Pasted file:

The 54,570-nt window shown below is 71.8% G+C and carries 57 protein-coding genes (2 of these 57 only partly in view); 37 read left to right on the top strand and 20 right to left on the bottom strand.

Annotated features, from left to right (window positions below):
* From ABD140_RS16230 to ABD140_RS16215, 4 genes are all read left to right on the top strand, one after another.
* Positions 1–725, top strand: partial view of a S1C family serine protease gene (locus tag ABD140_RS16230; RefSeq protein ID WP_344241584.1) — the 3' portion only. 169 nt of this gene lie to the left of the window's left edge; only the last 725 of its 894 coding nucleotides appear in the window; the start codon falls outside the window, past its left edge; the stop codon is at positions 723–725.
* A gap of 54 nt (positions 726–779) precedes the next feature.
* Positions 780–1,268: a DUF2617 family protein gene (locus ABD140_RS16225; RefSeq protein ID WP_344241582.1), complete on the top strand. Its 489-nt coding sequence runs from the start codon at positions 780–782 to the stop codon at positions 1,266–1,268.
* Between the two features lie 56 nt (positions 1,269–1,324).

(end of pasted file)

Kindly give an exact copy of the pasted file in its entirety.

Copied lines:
The 54,570-nt window shown below is 71.8% G+C and carries 57 protein-coding genes (2 of these 57 only partly in view); 37 read left to right on the top strand and 20 right to left on the bottom strand.

Annotated features, from left to right (window positions below):
* From ABD140_RS16230 to ABD140_RS16215, 4 genes are all read left to right on the top strand, one after another.
* Positions 1–725, top strand: partial view of a S1C family serine protease gene (locus tag ABD140_RS16230; RefSeq protein ID WP_344241584.1) — the 3' portion only. 169 nt of this gene lie to the left of the window's left edge; only the last 725 of its 894 coding nucleotides appear in the window; the start codon falls outside the window, past its left edge; the stop codon is at positions 723–725.
* A gap of 54 nt (positions 726–779) precedes the next feature.
* Positions 780–1,268: a DUF2617 family protein gene (locus ABD140_RS16225; RefSeq protein ID WP_344241582.1), complete on the top strand. Its 489-nt coding sequence runs from the start codon at positions 780–782 to the stop codon at positions 1,266–1,268.
* Between the two features lie 56 nt (positions 1,269–1,324).